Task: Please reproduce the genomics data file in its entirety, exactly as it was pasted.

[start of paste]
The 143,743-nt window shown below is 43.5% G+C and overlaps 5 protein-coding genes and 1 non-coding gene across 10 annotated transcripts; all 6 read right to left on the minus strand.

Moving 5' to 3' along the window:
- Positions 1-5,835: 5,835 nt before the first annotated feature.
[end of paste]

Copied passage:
The 143,743-nt window shown below is 43.5% G+C and overlaps 5 protein-coding genes and 1 non-coding gene across 10 annotated transcripts; all 6 read right to left on the minus strand.

Moving 5' to 3' along the window:
- Positions 1-5,835: 5,835 nt before the first annotated feature.